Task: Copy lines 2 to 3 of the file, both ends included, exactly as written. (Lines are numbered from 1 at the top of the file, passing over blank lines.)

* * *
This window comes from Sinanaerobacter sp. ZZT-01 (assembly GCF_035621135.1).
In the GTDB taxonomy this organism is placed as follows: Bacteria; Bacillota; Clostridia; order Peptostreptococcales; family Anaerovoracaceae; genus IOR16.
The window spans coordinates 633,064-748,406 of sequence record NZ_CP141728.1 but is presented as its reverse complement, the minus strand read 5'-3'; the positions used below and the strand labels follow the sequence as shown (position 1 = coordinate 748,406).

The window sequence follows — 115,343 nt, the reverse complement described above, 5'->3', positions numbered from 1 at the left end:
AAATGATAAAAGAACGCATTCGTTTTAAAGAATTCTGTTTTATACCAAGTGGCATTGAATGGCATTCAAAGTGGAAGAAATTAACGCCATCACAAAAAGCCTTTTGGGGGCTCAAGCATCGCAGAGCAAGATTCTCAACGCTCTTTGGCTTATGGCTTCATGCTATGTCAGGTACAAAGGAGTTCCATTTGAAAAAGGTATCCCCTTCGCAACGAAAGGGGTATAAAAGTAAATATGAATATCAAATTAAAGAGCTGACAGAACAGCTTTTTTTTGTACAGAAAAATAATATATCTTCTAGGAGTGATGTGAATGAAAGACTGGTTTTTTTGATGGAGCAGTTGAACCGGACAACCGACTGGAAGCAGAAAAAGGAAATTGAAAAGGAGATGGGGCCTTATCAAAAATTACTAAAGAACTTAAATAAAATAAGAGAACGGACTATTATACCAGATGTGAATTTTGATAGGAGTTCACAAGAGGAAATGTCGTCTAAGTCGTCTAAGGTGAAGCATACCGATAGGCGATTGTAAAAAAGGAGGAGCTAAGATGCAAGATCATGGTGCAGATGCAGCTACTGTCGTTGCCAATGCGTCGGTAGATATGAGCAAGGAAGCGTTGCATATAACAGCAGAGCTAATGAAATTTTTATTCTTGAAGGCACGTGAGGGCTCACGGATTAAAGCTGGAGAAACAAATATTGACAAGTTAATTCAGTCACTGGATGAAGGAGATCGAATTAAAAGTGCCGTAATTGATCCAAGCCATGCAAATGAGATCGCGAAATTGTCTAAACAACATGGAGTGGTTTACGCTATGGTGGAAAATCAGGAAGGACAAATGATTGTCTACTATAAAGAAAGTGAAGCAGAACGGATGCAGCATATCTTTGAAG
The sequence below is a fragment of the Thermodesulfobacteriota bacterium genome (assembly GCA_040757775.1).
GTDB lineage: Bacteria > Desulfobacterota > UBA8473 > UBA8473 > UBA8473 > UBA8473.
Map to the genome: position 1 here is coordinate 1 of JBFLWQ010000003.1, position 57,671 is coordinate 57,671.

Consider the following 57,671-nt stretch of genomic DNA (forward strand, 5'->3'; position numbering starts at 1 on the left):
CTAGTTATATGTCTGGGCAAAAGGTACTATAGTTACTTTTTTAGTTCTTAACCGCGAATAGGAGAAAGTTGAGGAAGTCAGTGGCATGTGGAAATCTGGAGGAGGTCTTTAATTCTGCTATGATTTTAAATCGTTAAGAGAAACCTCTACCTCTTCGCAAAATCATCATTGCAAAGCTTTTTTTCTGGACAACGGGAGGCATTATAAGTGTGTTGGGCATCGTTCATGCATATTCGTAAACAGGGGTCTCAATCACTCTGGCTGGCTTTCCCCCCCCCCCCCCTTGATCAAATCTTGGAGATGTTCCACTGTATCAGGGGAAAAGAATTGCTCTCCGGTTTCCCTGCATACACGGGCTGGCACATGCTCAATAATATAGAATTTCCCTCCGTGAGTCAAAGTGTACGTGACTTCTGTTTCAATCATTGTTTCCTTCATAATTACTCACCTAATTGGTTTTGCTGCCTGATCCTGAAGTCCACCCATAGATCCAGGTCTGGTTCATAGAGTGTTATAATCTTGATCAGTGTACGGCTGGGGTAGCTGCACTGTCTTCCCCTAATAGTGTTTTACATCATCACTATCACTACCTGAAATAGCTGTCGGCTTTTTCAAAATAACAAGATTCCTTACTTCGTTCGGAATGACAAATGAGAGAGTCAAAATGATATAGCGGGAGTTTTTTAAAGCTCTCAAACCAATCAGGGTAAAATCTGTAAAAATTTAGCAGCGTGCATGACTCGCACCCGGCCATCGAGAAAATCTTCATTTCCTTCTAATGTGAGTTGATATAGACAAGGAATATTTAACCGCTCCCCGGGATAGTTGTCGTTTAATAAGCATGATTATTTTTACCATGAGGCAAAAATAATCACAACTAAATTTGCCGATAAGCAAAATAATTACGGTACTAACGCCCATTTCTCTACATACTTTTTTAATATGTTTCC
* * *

In the GTDB taxonomy this organism is placed as follows: Bacteria; Bacillota; Clostridia; order Peptostreptococcales; family Anaerovoracaceae; genus IOR16.
The window spans coordinates 633,064-748,406 of sequence record NZ_CP141728.1 but is presented as its reverse complement, the minus strand read 5'-3'; the positions used below and the strand labels follow the sequence as shown (position 1 = coordinate 748,406).